90% of terror arrests fail
Of those 39 people, few had any connection to al-Qaida while the remaining 90% were acquitted or convicted of lesser crimes such as immigration violations or making false statements, the study shows.
Mississippi burns as dark history finally catches up
As the sun set on the last century Mr Posey's assumption about the value of black life held true in his home town. And when Edgar Ray Killen goes on trial on Monday for the murder of three young civil rights activists more than 40 years ago, history will catch up with Philadelphia.
Follow the money
Graydon Carter was on his way back from honeymoon last Tuesday when his magazine revealed the identity of the most famous anonymous source in the world. The way the Vanity Fair editor tells it, the fact that he was sitting on the media scoop of the century, the identity of Deep Throat, had temporarily slipped his mind.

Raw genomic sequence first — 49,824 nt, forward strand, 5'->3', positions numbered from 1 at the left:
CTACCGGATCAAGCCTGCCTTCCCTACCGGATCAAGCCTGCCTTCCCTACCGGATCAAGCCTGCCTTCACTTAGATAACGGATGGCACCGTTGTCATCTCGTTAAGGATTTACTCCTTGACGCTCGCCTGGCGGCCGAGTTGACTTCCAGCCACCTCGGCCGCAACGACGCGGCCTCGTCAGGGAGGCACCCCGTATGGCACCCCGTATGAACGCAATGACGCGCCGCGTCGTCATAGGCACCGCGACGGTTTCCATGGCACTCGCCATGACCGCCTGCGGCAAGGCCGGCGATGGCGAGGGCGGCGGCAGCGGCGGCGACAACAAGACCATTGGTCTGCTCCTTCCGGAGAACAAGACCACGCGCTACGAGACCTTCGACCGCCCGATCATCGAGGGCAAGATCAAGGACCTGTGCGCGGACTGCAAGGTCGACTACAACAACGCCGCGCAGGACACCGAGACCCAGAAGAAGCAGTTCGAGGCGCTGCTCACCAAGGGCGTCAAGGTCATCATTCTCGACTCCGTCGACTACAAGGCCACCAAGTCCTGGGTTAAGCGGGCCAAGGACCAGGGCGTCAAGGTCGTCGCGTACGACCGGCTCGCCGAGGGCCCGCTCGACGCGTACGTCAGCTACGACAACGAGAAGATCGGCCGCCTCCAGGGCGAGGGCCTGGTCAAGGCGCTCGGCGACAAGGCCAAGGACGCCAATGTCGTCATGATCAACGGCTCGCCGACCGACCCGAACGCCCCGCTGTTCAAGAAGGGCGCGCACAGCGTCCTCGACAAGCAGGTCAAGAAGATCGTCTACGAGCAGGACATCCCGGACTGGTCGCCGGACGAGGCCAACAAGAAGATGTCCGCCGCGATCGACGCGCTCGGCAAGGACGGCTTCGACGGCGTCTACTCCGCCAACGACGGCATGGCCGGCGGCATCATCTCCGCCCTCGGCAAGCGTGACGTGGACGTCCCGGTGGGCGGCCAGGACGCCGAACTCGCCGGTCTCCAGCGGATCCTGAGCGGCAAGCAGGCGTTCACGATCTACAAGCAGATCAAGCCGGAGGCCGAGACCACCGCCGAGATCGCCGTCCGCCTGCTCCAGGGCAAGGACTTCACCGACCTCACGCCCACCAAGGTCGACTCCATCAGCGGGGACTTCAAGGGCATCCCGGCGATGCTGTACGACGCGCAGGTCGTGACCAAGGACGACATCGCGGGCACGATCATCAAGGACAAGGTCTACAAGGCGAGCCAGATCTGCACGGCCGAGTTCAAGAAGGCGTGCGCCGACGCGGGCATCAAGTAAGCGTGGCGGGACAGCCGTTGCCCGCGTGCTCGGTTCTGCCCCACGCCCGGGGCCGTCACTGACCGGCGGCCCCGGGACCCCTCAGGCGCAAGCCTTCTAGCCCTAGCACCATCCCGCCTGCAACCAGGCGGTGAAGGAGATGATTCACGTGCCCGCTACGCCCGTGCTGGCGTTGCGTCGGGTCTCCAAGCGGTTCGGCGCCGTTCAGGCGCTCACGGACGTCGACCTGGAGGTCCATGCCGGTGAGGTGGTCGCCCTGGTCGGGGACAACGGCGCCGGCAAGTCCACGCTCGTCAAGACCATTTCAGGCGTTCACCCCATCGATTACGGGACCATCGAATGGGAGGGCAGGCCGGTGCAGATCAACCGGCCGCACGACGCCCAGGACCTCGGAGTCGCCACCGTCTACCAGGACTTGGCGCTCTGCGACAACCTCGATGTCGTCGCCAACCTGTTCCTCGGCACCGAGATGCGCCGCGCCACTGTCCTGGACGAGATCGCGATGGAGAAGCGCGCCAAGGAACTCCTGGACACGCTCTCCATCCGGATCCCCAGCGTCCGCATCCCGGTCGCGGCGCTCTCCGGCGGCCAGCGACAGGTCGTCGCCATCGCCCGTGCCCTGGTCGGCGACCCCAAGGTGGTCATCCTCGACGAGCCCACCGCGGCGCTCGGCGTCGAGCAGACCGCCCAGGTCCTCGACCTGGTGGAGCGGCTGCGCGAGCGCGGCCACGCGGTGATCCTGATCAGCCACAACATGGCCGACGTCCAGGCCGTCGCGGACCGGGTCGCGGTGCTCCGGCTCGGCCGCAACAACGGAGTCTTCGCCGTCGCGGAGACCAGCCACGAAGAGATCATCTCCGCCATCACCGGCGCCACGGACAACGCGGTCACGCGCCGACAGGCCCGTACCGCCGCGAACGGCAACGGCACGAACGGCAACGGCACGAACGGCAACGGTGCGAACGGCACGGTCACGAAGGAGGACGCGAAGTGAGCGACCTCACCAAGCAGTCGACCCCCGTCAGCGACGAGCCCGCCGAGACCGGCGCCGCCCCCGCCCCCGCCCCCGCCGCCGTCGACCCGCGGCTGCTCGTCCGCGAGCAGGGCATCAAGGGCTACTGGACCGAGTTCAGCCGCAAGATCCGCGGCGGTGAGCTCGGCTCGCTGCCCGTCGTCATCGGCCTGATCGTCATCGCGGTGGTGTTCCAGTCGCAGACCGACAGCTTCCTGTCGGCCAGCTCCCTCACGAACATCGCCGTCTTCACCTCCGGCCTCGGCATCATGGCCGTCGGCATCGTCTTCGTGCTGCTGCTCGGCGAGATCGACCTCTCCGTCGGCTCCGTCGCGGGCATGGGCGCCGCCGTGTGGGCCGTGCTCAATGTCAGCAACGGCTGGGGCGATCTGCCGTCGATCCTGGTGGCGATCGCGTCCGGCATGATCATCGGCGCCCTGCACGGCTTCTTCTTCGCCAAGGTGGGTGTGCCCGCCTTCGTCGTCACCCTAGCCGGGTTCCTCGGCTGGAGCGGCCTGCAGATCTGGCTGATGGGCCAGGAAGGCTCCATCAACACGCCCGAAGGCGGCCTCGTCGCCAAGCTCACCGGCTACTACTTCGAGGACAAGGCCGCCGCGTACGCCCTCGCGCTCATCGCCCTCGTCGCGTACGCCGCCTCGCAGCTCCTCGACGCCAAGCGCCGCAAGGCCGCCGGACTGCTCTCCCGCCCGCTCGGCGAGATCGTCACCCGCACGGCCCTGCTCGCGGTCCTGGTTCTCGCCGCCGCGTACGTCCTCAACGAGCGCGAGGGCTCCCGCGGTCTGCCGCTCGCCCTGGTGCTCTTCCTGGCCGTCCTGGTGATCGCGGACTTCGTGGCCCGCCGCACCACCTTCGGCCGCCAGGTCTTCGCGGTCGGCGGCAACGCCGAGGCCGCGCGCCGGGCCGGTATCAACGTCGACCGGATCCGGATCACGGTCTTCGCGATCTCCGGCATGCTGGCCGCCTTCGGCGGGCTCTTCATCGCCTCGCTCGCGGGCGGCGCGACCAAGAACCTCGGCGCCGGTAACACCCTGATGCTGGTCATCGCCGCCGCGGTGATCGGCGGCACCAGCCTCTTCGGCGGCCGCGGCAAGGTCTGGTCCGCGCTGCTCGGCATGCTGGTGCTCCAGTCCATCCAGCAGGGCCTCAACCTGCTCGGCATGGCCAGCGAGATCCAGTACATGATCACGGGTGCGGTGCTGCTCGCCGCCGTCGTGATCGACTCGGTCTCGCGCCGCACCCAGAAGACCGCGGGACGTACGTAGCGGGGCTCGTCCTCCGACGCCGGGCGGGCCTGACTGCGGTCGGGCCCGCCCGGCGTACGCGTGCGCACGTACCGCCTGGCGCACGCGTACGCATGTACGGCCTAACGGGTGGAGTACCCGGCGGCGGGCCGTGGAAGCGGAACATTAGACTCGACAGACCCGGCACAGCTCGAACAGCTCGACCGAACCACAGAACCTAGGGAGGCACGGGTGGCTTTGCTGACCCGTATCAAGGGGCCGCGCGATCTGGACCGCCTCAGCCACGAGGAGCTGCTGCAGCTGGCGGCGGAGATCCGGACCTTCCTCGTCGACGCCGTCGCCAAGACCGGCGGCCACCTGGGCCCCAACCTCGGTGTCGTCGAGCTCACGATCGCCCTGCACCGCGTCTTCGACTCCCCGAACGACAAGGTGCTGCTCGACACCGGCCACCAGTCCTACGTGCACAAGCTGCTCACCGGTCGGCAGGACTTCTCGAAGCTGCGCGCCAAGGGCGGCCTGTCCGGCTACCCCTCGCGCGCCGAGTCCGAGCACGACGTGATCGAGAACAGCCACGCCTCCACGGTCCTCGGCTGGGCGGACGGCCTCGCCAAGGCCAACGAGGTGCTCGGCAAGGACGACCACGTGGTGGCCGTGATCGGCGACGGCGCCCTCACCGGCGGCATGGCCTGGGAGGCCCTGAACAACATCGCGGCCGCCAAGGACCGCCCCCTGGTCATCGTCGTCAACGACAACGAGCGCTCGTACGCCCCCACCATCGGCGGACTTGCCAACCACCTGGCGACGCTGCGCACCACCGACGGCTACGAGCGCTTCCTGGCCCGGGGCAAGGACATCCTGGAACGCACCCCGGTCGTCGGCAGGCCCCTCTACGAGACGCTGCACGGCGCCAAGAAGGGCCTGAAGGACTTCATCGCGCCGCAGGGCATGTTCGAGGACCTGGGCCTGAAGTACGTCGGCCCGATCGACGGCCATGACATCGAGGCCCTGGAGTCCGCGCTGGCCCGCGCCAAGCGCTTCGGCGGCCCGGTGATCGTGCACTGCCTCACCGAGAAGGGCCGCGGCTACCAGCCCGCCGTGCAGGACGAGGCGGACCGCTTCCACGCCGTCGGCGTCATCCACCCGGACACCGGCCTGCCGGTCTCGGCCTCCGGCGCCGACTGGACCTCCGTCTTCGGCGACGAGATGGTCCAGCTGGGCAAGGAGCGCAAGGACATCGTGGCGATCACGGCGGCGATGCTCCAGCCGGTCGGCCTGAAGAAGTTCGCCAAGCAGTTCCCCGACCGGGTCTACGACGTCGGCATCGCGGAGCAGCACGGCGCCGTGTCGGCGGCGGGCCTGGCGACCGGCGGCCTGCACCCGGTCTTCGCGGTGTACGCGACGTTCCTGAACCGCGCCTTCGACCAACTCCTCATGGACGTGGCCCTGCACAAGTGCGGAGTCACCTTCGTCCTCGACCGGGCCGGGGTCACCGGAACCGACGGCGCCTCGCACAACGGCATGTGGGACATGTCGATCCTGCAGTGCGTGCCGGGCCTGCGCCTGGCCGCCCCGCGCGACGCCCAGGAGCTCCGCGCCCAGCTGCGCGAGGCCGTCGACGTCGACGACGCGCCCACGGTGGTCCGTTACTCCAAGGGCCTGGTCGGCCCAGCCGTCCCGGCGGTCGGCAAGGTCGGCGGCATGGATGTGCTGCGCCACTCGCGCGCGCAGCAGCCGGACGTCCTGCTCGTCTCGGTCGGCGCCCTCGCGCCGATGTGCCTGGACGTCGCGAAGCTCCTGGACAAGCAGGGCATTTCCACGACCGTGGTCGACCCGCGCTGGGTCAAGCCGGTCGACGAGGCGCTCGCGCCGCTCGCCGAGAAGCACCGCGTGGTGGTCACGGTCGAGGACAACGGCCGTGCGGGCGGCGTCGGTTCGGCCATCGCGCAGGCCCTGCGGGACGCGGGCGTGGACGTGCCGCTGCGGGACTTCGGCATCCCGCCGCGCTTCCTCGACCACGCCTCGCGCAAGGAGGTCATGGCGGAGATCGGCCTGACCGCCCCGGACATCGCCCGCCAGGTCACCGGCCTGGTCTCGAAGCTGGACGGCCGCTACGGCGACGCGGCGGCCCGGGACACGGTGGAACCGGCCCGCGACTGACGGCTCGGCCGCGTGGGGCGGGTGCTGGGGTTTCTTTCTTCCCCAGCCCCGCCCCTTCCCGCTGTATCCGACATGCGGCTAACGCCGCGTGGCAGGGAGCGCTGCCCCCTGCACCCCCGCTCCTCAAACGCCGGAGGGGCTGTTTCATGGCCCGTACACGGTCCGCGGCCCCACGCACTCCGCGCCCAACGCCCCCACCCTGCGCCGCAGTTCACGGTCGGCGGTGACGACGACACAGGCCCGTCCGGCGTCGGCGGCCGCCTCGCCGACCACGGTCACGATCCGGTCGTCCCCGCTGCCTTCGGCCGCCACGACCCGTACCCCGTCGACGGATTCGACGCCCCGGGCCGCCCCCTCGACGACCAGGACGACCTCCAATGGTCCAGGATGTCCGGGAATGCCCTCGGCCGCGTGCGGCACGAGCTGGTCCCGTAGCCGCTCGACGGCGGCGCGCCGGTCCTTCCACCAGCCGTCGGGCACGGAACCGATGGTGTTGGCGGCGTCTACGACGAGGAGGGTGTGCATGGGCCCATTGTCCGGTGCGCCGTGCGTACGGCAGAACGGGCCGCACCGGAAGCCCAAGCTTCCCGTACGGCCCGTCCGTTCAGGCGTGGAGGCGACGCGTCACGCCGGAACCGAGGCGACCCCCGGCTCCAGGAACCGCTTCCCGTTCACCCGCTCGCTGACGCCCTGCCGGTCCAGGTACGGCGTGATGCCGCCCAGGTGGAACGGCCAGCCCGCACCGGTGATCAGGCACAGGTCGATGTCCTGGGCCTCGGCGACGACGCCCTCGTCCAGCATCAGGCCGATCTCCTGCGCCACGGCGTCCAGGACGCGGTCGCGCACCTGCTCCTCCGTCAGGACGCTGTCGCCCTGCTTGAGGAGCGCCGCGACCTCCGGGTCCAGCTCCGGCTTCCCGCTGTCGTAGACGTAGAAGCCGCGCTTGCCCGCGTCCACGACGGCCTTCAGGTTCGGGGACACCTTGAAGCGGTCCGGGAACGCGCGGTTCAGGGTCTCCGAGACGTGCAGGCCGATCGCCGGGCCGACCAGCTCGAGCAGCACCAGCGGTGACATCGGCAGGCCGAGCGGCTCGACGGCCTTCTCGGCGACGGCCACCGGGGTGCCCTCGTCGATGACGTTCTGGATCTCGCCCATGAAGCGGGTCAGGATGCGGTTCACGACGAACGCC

Justice at last?
"Someone asked me if I was sad today," said Simeon Wright, a cousin of Emmett's late mother as he waited at the grave site on Wednesday. "I was sad in 1955. My heart was broken then. But now I'm not sad. We are almost at the end of it."
One small cut for a man, one legal action
The first man on the moon, Neil Armstrong, is threatening to sue his barber for selling his hair to a collector for $3,000.
A Win for EU Democracy
The French said non, the Dutch said nee, and despite eighteen other official languages to choose from the Eurocrats were rendered temporarily speechless. The rejection of the European Constitution in late May and early June referendums in France and the Netherlands was the most predictable shock in the history of European integration.
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Twitter: help me out. What's the most readable, comprehensive, perceptive book you know on the second world war.